Superstar Flightline Settling in Nicely at Lane’s End

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Unbeaten superstar Flightline is as comfortable at Lane’s End and he was, above, at the racetrack. (Eclipse Sportswire)

Undefeated four-time grade 1 winner Flightline has been on a steadily upward trajectory since days as a foal growing up on Jane Lyon’s Summer Wind Farm in Central Kentucky.

The bay son of Tapit grew up to a $1 million yearling at The Saratoga Sale, Fasig-Tipton select yearling sale in Saratoga Springs, N.Y., and began to justify his price when he won his debut at Santa Anita Park in April 2021 by 13 1/4 lengths. He next took down a $73,400 allowance-optional claiming race by 12 3/4 lengths before ending the year with an 11 1/2-length win in the Grade 1 Runhappy Malibu Stakes. His trainer John Sadler and the colt’s ownership group of Hronis Racing, Siena Farm, Summer Wind Equine, West Point Thoroughbreds, and Woodford Racing would keep him only in Grade 1 company for 2022.

Flightline winning Longines Breeders' Cup Classic (Eclipse Sportswire)

“Since he ran his first race, the expectations were getting bigger and bigger,” recalled Bill Farish with Lane’s End, which welcomes the colt to it stallion roster for next year. “Every time you think he’s done everything he can do, he does something even more impressive the next time.”

“He hit all the major targets we were hoping for at the beginning of the year. The Met Mile was first major target. He hit that and came back and made an unbelievable first start running two turns in the Pacific Classic. That blew us all away,” he said, referring to Flightline’s 19 1/4-length romp in the Sept. 3 TVG Pacific Classic Stakes at Del Mar.

“We all imagined ways the horse could get beat, and in the Pacific Classic it was going two turns for the first time, and we made a bigger deal out of it in our minds than we should have because physically he looks like a two-turn horse and he is bred to be a two-turn horse, so there should not have been any doubt,” Farish continued. “But you get in the middle of your 4-year-old year and you’ve never gone two turns, it could be a hurdle. It wasn’t and that alleviated any concerns we had going into the Breeders’ Cup.”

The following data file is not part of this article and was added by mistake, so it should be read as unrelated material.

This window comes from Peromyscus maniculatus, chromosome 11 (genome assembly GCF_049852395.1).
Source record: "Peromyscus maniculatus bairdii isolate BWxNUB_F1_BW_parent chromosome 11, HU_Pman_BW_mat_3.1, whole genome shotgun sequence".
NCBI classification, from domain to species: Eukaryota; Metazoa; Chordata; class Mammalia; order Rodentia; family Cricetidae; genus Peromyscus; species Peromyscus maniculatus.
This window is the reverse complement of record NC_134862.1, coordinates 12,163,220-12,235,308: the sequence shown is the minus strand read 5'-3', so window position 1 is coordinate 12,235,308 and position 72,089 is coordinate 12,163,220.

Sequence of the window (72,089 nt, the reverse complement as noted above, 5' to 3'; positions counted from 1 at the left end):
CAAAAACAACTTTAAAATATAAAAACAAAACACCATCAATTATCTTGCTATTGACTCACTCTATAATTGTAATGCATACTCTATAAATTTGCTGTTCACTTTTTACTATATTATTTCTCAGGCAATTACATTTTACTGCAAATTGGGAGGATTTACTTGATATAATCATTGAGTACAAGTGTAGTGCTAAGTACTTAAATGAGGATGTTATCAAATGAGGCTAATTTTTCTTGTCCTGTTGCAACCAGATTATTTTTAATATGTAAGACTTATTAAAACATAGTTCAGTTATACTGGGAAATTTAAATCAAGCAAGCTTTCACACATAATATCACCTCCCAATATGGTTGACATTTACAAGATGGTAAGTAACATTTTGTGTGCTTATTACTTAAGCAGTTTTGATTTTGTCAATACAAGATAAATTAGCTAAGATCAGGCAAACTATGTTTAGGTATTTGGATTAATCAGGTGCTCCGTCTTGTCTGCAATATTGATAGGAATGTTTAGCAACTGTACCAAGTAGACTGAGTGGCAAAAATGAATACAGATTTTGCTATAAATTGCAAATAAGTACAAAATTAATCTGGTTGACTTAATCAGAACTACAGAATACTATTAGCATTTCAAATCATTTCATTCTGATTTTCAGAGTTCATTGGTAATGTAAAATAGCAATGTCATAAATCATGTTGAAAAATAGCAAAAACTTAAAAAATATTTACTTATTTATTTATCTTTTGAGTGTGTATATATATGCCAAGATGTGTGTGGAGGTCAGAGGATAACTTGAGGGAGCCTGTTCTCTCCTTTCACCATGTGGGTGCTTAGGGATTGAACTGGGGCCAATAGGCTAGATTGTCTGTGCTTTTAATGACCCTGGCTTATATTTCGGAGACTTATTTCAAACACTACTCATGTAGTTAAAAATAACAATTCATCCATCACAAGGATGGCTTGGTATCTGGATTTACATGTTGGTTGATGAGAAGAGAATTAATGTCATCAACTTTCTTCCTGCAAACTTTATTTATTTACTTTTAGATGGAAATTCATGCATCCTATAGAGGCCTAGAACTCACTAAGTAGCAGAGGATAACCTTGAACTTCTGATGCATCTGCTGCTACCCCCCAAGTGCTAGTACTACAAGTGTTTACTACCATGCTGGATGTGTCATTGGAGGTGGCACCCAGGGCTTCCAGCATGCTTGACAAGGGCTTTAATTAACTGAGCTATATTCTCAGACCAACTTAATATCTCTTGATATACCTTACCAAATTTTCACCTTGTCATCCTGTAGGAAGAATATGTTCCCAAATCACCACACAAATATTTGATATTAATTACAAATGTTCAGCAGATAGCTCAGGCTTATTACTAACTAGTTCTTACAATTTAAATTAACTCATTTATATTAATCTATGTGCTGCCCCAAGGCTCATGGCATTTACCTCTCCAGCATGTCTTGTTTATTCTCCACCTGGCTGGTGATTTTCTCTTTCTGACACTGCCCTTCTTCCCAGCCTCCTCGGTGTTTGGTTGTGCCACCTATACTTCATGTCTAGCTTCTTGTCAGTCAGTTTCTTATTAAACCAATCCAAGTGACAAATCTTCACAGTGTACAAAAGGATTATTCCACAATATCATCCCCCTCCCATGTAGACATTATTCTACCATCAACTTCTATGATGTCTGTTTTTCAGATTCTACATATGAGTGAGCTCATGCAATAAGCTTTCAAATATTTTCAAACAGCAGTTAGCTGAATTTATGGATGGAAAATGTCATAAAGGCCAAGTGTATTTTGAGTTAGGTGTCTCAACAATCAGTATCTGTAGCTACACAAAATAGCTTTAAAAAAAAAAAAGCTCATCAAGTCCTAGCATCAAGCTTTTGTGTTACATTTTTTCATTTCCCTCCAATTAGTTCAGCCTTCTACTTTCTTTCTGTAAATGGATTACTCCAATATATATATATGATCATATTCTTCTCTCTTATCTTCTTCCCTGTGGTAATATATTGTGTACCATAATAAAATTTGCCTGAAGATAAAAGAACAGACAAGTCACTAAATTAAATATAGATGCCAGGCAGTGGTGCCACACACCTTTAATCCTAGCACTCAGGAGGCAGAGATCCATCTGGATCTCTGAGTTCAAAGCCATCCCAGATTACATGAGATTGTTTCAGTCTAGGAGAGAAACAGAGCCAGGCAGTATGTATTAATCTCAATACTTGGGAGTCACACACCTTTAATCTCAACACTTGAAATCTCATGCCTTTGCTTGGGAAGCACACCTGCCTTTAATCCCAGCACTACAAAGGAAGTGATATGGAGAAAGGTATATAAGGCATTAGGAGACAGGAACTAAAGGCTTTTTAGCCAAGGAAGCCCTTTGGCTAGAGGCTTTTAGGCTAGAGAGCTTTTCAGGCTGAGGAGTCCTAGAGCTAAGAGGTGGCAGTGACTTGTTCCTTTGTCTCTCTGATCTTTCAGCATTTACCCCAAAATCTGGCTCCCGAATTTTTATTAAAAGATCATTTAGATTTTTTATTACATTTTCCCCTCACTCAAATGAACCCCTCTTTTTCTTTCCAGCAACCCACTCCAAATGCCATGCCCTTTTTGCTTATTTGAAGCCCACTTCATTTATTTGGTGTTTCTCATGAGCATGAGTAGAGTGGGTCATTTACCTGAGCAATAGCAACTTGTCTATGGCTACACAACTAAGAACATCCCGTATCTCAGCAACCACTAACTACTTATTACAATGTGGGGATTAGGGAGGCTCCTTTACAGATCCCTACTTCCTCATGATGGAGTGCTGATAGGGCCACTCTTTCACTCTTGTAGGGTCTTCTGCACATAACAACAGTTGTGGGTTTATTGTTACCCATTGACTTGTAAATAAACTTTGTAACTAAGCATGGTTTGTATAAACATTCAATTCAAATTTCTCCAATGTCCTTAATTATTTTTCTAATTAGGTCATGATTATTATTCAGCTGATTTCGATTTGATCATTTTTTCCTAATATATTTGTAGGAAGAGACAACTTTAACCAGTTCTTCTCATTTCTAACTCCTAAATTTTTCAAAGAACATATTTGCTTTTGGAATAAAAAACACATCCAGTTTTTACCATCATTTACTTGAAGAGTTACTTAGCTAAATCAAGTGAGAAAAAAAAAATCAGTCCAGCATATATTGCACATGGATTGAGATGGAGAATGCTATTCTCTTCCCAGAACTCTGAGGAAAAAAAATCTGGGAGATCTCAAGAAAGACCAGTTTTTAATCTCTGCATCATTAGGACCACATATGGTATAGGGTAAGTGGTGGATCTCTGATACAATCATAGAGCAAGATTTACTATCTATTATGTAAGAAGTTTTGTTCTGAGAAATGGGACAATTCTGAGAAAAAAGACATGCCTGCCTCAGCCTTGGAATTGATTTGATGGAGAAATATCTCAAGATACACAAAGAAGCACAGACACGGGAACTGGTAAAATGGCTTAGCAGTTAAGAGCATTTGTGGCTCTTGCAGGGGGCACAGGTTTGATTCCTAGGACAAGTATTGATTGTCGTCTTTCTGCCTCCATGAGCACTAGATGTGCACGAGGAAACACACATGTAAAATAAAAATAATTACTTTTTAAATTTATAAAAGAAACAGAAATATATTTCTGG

Flightline put the exclamation mark on his dominate performances to date by turning away all challengers by 8 1/4 lengths in the Longines Breeders’ Cup Classic at Keeneland Race Course, which attracted seven other Grade 1 winners.

With nothing left to prove, Flightline is easing into the next phase of his career on that same trajectory.

“The only thing that has taken long is us; he adapted the first day here. He has been so relaxed and so intelligent about everything,” said Farish about the colt bred by Lyon out of graded stakes winner Feathered, multiple Grade 1-placed daughter of Indian Charlie. “We put all this padding in his stall and I don’t think he’s even licked it.”

Flightline’s first book of mares has been set at around 150, according to Farish, who added that the quality of mares submitted so far has been impressive. The stallion will stand for $200,000, the highest for an entering-year stallion since 2015 American Triple Crown winner American Pharoah in 2016.

“It will not be from a lack of quality mares if he doesn’t make it,” he said.

David Ingordo with Lane’s End Bloodstock added: “If a mare had a big telephone number price coming out of the November sale, she’s probably going to end up here after Feb. 15.”

The book so far includes Shamrock Rose, a 7-year-old daughter of First Dude who won the 2018 Breeders’ Cup Filly and Mare Sprint and was purchased by Japan’s KI Farm for $3 million at the Keeneland November Breeding Stock Sale out of Lane’s End’s consignment. The mare’s new owners will keep her in Kentucky to be bred to Flightline before she is shipped to Japan. Shamrock Rose is one of five to six mares bought by Japanese breeders at Keeneland who will be bred to Flightline before being shipped overseas, according to Farish.

“It will be great to see them spread his influence over there,” he said. “It is an unbelievable added benefit you get when you have a stallion with that international interest. We are seeing some European mares doing the same thing as well. I wish it was this easy with all the new stallions.”

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